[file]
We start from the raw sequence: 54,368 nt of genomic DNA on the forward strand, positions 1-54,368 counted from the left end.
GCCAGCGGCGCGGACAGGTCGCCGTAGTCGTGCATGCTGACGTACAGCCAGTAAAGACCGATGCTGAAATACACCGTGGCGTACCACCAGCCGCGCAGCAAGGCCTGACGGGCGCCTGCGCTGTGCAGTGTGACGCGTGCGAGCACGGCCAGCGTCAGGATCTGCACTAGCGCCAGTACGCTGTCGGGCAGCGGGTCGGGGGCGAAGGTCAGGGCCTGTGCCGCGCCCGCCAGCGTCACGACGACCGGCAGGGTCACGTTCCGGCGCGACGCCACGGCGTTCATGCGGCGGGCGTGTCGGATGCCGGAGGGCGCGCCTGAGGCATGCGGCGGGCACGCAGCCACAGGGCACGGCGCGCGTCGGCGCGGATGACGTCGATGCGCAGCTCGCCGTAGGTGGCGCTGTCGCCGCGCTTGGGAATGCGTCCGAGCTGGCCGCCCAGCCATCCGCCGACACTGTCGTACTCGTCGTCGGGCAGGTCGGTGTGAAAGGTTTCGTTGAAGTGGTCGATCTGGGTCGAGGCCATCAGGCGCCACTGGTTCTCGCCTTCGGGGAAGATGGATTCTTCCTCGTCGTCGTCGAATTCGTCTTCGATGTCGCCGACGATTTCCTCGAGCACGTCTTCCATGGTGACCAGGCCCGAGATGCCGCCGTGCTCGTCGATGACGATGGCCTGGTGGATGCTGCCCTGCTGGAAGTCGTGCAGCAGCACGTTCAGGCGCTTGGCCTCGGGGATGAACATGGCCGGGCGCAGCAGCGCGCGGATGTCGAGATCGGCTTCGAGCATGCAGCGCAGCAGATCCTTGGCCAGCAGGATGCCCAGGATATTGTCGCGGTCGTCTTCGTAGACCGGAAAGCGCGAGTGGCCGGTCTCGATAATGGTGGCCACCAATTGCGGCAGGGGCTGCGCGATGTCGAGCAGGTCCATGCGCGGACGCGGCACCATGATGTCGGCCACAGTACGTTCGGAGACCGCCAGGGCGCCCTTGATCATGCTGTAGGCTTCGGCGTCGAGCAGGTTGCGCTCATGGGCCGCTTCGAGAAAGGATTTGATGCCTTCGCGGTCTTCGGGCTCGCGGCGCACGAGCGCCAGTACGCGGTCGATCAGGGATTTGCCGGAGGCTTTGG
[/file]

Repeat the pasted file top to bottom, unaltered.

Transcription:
We start from the raw sequence: 54,368 nt of genomic DNA on the forward strand, positions 1-54,368 counted from the left end.
GCCAGCGGCGCGGACAGGTCGCCGTAGTCGTGCATGCTGACGTACAGCCAGTAAAGACCGATGCTGAAATACACCGTGGCGTACCACCAGCCGCGCAGCAAGGCCTGACGGGCGCCTGCGCTGTGCAGTGTGACGCGTGCGAGCACGGCCAGCGTCAGGATCTGCACTAGCGCCAGTACGCTGTCGGGCAGCGGGTCGGGGGCGAAGGTCAGGGCCTGTGCCGCGCCCGCCAGCGTCACGACGACCGGCAGGGTCACGTTCCGGCGCGACGCCACGGCGTTCATGCGGCGGGCGTGTCGGATGCCGGAGGGCGCGCCTGAGGCATGCGGCGGGCACGCAGCCACAGGGCACGGCGCGCGTCGGCGCGGATGACGTCGATGCGCAGCTCGCCGTAGGTGGCGCTGTCGCCGCGCTTGGGAATGCGTCCGAGCTGGCCGCCCAGCCATCCGCCGACACTGTCGTACTCGTCGTCGGGCAGGTCGGTGTGAAAGGTTTCGTTGAAGTGGTCGATCTGGGTCGAGGCCATCAGGCGCCACTGGTTCTCGCCTTCGGGGAAGATGGATTCTTCCTCGTCGTCGTCGAATTCGTCTTCGATGTCGCCGACGATTTCCTCGAGCACGTCTTCCATGGTGACCAGGCCCGAGATGCCGCCGTGCTCGTCGATGACGATGGCCTGGTGGATGCTGCCCTGCTGGAAGTCGTGCAGCAGCACGTTCAGGCGCTTGGCCTCGGGGATGAACATGGCCGGGCGCAGCAGCGCGCGGATGTCGAGATCGGCTTCGAGCATGCAGCGCAGCAGATCCTTGGCCAGCAGGATGCCCAGGATATTGTCGCGGTCGTCTTCGTAGACCGGAAAGCGCGAGTGGCCGGTCTCGATAATGGTGGCCACCAATTGCGGCAGGGGCTGCGCGATGTCGAGCAGGTCCATGCGCGGACGCGGCACCATGATGTCGGCCACAGTACGTTCGGAGACCGCCAGGGCGCCCTTGATCATGCTGTAGGCTTCGGCGTCGAGCAGGTTGCGCTCATGGGCCGCTTCGAGAAAGGATTTGATGCCTTCGCGGTCTTCGGGCTCGCGGCGCACGAGCGCCAGTACGCGGTCGATCAGGGATTTGCCGGAGGCTTTGG